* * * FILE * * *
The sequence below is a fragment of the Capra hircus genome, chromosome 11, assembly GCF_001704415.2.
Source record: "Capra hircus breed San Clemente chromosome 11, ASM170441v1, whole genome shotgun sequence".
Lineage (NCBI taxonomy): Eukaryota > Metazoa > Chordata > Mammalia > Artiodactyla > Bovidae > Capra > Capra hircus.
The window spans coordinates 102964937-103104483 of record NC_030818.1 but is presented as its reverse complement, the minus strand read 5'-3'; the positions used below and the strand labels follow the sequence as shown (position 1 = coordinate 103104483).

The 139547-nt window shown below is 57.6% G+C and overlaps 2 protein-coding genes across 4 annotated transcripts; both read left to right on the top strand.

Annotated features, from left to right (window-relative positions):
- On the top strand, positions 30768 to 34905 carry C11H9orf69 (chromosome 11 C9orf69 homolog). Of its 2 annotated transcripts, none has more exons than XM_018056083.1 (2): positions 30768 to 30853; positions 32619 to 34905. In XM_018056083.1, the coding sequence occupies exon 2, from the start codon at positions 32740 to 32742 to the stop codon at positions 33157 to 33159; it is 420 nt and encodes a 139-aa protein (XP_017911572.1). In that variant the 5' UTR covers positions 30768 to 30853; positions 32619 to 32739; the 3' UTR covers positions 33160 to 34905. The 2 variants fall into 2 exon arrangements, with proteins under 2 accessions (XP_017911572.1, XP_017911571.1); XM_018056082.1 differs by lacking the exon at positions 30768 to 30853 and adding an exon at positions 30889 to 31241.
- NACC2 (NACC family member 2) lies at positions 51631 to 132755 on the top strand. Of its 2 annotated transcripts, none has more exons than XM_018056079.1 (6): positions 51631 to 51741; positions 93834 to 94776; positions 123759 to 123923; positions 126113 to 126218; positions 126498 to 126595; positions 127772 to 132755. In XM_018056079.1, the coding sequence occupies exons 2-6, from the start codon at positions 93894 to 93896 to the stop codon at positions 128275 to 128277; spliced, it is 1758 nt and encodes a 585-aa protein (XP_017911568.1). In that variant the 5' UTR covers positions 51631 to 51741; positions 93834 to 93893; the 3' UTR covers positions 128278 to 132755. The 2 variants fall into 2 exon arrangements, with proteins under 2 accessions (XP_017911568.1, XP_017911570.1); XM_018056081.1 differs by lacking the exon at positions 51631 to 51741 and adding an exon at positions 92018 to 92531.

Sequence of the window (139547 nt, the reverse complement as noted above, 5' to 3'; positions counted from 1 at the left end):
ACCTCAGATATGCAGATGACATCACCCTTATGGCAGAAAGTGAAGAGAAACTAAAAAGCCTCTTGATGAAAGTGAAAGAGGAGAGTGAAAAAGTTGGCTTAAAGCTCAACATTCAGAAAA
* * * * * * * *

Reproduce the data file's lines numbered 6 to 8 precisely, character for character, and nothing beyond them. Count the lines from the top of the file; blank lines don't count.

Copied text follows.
Annotated features, from left to right (window-relative positions):
- On the top strand, positions 30768 to 34905 carry C11H9orf69 (chromosome 11 C9orf69 homolog). Of its 2 annotated transcripts, none has more exons than XM_018056083.1 (2): positions 30768 to 30853; positions 32619 to 34905. In XM_018056083.1, the coding sequence occupies exon 2, from the start codon at positions 32740 to 32742 to the stop codon at positions 33157 to 33159; it is 420 nt and encodes a 139-aa protein (XP_017911572.1). In that variant the 5' UTR covers positions 30768 to 30853; positions 32619 to 32739; the 3' UTR covers positions 33160 to 34905. The 2 variants fall into 2 exon arrangements, with proteins under 2 accessions (XP_017911572.1, XP_017911571.1); XM_018056082.1 differs by lacking the exon at positions 30768 to 30853 and adding an exon at positions 30889 to 31241.
- NACC2 (NACC family member 2) lies at positions 51631 to 132755 on the top strand. Of its 2 annotated transcripts, none has more exons than XM_018056079.1 (6): positions 51631 to 51741; positions 93834 to 94776; positions 123759 to 123923; positions 126113 to 126218; positions 126498 to 126595; positions 127772 to 132755. In XM_018056079.1, the coding sequence occupies exons 2-6, from the start codon at positions 93894 to 93896 to the stop codon at positions 128275 to 128277; spliced, it is 1758 nt and encodes a 585-aa protein (XP_017911568.1). In that variant the 5' UTR covers positions 51631 to 51741; positions 93834 to 93893; the 3' UTR covers positions 128278 to 132755. The 2 variants fall into 2 exon arrangements, with proteins under 2 accessions (XP_017911568.1, XP_017911570.1); XM_018056081.1 differs by lacking the exon at positions 51631 to 51741 and adding an exon at positions 92018 to 92531.